“Recycling the rapidly growing volume of waste to eliminate permanent harm to the environment is crucial to minimize damage to our fragile ecosystems, water bodies, and air quality.”

Hela Cheikhrouhou
IFC’s Regional Vice President for the Middle East, Central Asia, Türkiye, Afghanistan, and Pakistan


Sustainable Waste Management

There are many ways to manage waste. A hierarchy of methods has been developed to increase the sustainability of MSW management. Putting this hierarchy into practice lowers the volume of waste that must be disposed of in a landfill. In this hierarchy:

  • Waste prevention is prioritized. Consumers are encouraged to purchase fewer products. Manufacturers are encouraged to develop packaging and products that minimize waste.
  • Reuse is encouraged. Using products more than once is prioritized over recycling.
  • Recycling allows waste products to be diverted from landfills and used in another form.
  • Recovery is prioritized where waste cannot be recycled. Recovery includes waste-to-energy processes such as composting, incineration, and anaerobic digestion. Recycling and recovery both support the “circular economy”, where products are used and re-used, to prevent or decrease the amount of mining or production needed to produce new inputs.
  • Disposal, typically in landfills, occurs only when all other methods have been considered and rejected.

Technical developments are improving waste management throughout this hierarchy. Digital solutions can improve consumer purchasing decisions, municipal collection logistics, and sorting methods. New technology in waste collection and transportation includes smart waste bins, robotic sorters, and self-driving transport trucks. Several new methods of recycling are in development. For example, a process that uses chemicals to recycle polyester could soon be commercialized. A project funded by the EU is researching a way to recycle tires at the end of their lifespan so they can be used by manufacturers as a complete substitute for virgin rubber.


“There is no such thing as garbage. Just useful stuff in the wrong place.”

Alex Steffen
Author and foresight consultant


Converting Waste to Energy

Even when the hierarchy of sustainable waste management is well implemented, some solid waste must be diverted to landfills. This can be greatly reduced through the use of waste-to-energy plants. Once recyclable waste is sorted out of MSW, waste-to-energy facilities burn the remaining waste to produce steam, electricity, or hot water, which can be used to reduce reliance on fossil fuels. After waste is burned, metals and minerals can be recovered from the bottom ash, then recycled or re-used as raw material. Overall, waste-to-energy plants can reduce waste volume by about 90% while also providing valuable byproducts. The waste-to-energy sector is highly regulated and monitored to ensure a minimal environmental impact.

In France, a Combined Heat and Power (CHP) waste-to-energy plant operated by SUEZ Group produces energy for 17,700 households and also sends enough steam to nearby greenhouses to produce 6,000 tonnes of tomatoes over 10 hectares annually. As well as reducing the volume of waste in landfills, the Econotre eco-centre avoids the emissions of 6,000 tonnes of CO2 annually.

“Waste-to-Energy goes hand in hand with high-quality recycling. It is an essential and complementary part of a sustainable circular economy and an indispensable part of the solution to waste management.”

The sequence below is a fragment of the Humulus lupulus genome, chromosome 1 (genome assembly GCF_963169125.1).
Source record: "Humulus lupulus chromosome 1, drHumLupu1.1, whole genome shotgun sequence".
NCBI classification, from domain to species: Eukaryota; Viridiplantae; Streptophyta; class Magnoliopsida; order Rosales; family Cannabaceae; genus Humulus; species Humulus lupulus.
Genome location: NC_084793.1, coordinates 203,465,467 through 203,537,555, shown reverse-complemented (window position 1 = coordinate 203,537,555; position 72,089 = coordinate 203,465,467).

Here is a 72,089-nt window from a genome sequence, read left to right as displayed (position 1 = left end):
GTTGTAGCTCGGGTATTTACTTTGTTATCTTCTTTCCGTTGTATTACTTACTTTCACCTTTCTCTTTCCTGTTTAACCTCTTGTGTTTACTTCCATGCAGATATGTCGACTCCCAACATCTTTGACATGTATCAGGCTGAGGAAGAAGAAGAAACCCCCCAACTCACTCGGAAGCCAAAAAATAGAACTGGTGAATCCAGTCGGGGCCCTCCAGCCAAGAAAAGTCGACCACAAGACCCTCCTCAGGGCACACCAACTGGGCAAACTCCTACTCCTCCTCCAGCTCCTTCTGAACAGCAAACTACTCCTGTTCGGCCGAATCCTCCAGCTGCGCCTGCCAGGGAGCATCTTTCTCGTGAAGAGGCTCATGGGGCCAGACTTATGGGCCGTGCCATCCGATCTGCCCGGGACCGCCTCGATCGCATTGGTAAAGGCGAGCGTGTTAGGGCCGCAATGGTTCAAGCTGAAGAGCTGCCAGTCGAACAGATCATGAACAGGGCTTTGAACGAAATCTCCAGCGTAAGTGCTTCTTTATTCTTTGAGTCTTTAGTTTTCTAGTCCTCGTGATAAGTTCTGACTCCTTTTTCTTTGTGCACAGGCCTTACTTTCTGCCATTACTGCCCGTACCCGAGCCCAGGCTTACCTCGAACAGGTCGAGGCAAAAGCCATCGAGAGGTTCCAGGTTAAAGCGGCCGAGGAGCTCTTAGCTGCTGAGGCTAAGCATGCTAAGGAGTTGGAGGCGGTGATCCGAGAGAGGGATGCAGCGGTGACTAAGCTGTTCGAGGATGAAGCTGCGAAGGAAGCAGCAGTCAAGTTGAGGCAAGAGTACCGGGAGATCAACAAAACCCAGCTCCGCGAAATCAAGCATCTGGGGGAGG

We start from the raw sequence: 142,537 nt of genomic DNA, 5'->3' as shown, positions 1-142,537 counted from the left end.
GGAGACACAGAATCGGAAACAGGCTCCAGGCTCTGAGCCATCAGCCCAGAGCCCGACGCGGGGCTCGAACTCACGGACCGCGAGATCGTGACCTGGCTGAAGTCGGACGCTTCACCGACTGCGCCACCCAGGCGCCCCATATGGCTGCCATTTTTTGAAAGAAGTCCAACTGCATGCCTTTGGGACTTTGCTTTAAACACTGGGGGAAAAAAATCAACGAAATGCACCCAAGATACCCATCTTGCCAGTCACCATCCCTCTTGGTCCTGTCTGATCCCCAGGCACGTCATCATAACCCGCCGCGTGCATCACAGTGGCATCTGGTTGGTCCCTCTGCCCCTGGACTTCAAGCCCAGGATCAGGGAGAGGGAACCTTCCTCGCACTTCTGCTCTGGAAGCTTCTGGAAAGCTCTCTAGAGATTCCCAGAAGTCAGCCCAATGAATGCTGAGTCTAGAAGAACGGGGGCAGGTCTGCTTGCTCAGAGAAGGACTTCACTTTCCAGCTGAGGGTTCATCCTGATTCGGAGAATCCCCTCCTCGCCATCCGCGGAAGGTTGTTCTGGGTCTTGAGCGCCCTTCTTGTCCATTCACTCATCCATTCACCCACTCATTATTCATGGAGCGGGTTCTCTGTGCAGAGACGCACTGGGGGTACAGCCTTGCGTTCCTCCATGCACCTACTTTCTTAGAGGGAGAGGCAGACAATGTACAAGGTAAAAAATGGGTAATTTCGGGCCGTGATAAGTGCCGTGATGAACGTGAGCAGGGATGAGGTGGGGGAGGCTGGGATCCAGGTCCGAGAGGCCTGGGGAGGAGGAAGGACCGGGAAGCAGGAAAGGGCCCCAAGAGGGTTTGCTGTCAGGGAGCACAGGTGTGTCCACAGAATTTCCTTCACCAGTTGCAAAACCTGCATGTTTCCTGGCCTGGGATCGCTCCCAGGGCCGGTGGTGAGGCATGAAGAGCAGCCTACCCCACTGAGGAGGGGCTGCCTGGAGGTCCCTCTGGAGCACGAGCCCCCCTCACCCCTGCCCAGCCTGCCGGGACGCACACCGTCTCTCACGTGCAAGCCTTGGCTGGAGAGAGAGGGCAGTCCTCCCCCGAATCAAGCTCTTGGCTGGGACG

Confederation of European Waste-to-Energy Plants (CEWEP)


Financing Waste Management

Revenues from waste management solutions come from user fees, government subsidies or grants, and the sale of residuals recovered from waste. The private sector can contract with governments to deliver services, or develop public-private partnerships (PPPs) with municipalities responsible for waste management.

The private sector can bring many benefits to the solid waste management sector. Often, the private sector can operate more efficiently than the public sector. The private sector may have expertise with new technology, especially waste-to-energy projects. And most importantly, the private sector can bring financing to the sector.

One successful, large-scale PPP waste management project in the private sector was developed in Serbia in 2019. Beo Čista Energija, a consortium including the French utility company SUEZ, a Japanese conglomerate, and a European equity group formed to make the Vinča landfill more efficient. Before this project, the Vinča landfill was the size of 185 European football fields. With private investment of 373 million Euros, a new combined heat and power facility was built. IFC and the Multilateral Investment Guarantee Agency (MIGA) provided financing and guarantees to this project. Waste that had been stored in the dump will be converted into heat and electricity, and Belgrade will decrease its CO2 emissions by 250,000 tonnes annually.


“This model can be replicated in other emerging countries, in big cities, having the same kind of dumpsite without any treatment.”

Philippe Thiel
Country manager for SUEZ in Serbia and a Managing Director of Beo Čista Energija


IFC’s Work in Waste Management

IFC has expertise and experience in this area. IFC staff are familiar with both the technical and financial aspects of the waste management sector and are ready to help FIs learn more about waste management or analyze potential projects. More information about the basics of waste management can be found in the World Bank Group’s recent publication “What a Waste 2.0: A Global Snapshot of Solid Waste Management to 2050.”


“By 2050, waste production will be 73 percent higher than it was in 2020.”

“Bridging the Gap in Solid Waste Management”
World Bank


Start Your Green Journey

For more information about the IFC ECA Green Banking Academy or to schedule further training sessions to discuss waste management financing opportunities in more depth, please email to contact a member of our team. We are looking forward to working with you. Stay green!